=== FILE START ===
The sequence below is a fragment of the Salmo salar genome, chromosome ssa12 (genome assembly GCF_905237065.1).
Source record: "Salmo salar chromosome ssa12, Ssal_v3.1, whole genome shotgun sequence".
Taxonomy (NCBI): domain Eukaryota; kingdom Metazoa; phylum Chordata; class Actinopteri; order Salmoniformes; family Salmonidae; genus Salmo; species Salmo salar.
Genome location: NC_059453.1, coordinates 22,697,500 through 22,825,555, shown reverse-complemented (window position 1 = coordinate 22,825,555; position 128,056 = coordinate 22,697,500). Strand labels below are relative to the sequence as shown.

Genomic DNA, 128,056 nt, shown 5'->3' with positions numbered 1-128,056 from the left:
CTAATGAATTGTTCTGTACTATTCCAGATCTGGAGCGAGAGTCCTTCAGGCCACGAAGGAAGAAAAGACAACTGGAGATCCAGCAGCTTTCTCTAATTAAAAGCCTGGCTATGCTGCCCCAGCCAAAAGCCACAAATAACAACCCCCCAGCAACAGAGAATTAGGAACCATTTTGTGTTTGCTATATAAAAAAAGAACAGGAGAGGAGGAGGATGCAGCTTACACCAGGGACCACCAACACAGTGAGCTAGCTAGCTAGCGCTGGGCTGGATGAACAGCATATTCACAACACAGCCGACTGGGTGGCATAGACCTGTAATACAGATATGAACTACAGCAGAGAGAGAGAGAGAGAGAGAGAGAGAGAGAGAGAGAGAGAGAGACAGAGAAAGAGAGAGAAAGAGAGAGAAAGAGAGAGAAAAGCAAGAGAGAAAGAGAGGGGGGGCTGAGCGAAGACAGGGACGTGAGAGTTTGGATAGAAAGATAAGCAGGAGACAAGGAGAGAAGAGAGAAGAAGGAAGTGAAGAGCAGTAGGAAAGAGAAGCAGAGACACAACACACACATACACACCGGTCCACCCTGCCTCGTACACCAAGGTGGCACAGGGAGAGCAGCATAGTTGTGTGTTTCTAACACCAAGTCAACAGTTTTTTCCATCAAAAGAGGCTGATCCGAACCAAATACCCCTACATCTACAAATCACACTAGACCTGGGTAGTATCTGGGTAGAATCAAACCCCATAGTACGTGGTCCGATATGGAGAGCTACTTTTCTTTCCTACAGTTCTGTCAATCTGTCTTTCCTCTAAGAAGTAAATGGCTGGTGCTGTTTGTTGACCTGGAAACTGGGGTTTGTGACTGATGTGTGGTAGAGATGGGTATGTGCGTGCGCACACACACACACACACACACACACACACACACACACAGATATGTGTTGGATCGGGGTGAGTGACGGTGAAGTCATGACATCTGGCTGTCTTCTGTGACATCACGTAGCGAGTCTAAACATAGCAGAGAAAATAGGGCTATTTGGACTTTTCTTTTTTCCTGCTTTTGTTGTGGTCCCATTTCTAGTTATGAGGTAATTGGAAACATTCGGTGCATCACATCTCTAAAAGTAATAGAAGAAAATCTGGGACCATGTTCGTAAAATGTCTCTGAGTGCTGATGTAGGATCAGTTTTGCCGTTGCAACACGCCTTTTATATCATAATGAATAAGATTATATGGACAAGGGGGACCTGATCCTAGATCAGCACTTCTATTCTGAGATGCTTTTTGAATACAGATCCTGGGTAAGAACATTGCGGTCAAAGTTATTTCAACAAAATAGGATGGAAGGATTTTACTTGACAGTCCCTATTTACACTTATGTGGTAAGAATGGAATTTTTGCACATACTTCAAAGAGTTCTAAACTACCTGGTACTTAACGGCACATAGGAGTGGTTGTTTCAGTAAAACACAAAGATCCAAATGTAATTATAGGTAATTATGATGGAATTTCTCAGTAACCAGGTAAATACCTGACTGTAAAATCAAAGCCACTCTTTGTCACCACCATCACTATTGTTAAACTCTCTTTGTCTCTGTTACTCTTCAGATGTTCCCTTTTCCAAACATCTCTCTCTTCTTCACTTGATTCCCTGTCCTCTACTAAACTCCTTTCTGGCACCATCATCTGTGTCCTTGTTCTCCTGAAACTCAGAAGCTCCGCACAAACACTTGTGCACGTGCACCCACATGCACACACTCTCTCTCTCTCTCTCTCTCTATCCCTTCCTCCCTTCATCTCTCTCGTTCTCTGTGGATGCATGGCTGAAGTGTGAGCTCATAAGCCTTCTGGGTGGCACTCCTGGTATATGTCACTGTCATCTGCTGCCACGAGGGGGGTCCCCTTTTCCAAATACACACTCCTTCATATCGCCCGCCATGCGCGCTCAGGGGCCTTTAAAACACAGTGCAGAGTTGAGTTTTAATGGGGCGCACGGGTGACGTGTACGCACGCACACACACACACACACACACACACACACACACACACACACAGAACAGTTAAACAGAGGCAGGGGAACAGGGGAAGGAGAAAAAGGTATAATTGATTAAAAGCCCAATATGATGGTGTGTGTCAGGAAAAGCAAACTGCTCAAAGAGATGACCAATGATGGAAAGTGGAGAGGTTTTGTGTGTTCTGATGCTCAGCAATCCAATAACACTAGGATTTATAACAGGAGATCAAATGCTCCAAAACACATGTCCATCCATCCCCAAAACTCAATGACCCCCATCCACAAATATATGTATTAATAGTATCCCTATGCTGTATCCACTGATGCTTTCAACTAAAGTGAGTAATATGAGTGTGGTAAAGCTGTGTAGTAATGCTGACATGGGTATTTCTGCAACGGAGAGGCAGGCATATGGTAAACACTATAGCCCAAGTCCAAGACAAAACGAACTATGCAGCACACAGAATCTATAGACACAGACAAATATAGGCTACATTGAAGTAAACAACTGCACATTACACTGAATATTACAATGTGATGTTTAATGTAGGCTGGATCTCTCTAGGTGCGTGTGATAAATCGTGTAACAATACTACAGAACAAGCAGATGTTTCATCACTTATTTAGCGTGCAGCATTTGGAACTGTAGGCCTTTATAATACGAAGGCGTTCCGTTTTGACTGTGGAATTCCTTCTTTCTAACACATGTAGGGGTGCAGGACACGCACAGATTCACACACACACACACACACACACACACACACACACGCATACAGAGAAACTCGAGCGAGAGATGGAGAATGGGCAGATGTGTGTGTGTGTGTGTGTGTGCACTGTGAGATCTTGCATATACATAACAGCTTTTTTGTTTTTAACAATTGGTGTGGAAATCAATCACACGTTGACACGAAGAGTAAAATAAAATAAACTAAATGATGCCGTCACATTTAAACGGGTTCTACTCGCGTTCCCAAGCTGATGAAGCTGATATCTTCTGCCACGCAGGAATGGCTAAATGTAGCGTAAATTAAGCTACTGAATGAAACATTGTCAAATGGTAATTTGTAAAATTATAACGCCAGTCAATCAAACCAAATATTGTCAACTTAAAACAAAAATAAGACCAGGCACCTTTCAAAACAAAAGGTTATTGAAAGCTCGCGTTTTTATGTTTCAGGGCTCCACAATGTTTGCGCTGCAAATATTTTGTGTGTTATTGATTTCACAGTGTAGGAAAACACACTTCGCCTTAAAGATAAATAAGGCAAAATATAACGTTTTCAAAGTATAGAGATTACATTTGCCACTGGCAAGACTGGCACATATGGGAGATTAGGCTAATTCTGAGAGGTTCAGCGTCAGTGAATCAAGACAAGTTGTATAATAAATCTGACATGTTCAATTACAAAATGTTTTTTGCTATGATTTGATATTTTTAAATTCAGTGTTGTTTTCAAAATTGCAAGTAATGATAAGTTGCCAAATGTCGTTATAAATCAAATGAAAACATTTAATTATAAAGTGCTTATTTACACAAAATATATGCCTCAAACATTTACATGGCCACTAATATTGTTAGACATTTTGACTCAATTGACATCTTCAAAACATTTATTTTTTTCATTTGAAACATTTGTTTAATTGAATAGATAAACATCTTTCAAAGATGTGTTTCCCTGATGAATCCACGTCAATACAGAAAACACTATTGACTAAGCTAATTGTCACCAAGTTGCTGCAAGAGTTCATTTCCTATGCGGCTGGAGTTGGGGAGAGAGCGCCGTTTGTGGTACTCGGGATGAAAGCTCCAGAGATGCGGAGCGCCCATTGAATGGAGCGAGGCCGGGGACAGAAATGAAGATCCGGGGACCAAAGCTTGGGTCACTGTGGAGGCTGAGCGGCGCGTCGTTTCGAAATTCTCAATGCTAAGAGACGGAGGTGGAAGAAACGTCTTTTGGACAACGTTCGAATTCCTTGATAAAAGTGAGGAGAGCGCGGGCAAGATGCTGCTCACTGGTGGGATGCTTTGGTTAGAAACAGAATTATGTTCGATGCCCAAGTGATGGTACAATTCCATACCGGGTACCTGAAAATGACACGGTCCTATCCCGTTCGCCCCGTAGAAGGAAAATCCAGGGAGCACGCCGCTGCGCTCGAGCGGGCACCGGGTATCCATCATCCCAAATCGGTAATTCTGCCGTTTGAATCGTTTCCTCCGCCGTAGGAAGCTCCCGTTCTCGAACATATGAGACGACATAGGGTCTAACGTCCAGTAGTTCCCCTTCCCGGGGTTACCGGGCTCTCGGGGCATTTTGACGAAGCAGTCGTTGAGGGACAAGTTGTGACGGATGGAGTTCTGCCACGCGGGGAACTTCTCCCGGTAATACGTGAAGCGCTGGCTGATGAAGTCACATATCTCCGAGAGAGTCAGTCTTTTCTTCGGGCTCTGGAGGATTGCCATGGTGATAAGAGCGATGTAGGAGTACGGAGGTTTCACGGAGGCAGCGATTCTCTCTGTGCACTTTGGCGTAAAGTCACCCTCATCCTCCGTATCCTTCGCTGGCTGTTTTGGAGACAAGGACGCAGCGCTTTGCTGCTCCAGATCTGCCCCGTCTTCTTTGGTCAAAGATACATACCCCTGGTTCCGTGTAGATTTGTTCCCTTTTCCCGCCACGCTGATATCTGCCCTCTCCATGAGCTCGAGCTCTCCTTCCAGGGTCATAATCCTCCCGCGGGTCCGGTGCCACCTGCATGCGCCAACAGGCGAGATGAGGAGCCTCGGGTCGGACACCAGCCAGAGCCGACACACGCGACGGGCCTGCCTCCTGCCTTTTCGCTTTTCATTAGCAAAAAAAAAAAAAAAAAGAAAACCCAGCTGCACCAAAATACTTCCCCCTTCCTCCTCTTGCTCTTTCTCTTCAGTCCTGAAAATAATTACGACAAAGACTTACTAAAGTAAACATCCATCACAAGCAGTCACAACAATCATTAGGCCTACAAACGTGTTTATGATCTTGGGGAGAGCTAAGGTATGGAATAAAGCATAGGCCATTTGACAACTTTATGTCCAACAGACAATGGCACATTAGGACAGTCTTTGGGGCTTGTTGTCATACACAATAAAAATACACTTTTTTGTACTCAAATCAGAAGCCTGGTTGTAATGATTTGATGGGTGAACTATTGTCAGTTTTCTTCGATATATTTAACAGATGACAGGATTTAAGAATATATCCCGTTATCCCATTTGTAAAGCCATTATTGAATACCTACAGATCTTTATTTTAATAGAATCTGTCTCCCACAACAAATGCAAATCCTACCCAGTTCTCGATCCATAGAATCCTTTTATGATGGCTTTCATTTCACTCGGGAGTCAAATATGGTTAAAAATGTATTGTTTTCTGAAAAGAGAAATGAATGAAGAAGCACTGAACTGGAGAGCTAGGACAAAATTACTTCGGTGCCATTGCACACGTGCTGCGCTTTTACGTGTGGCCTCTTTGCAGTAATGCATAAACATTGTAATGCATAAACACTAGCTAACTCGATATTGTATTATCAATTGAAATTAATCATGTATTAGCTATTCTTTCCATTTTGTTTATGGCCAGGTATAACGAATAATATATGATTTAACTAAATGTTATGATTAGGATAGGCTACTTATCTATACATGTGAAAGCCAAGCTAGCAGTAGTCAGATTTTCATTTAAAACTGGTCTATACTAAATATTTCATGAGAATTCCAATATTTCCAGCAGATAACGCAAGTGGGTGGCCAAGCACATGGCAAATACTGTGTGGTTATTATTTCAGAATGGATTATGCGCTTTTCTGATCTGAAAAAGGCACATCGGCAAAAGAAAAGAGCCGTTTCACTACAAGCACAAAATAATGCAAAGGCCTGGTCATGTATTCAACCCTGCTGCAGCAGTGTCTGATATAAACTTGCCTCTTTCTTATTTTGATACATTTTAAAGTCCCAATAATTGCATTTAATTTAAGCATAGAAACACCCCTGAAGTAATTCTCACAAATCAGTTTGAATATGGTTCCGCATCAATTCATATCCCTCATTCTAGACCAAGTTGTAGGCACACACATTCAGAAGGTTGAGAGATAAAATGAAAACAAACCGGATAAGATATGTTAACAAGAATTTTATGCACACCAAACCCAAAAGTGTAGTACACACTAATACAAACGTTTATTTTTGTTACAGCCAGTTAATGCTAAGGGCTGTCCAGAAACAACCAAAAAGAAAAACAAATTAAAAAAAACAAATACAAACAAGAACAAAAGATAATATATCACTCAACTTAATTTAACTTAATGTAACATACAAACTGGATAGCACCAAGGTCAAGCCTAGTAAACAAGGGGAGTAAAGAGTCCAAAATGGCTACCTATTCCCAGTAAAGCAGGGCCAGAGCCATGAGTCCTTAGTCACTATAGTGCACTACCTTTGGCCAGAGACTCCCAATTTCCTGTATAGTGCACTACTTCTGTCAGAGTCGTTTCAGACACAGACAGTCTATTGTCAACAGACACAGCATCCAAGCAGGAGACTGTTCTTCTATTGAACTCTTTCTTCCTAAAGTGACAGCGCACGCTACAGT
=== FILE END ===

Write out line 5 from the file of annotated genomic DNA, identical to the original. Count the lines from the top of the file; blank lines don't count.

Genomic DNA, 128,056 nt, shown 5'->3' with positions numbered 1-128,056 from the left: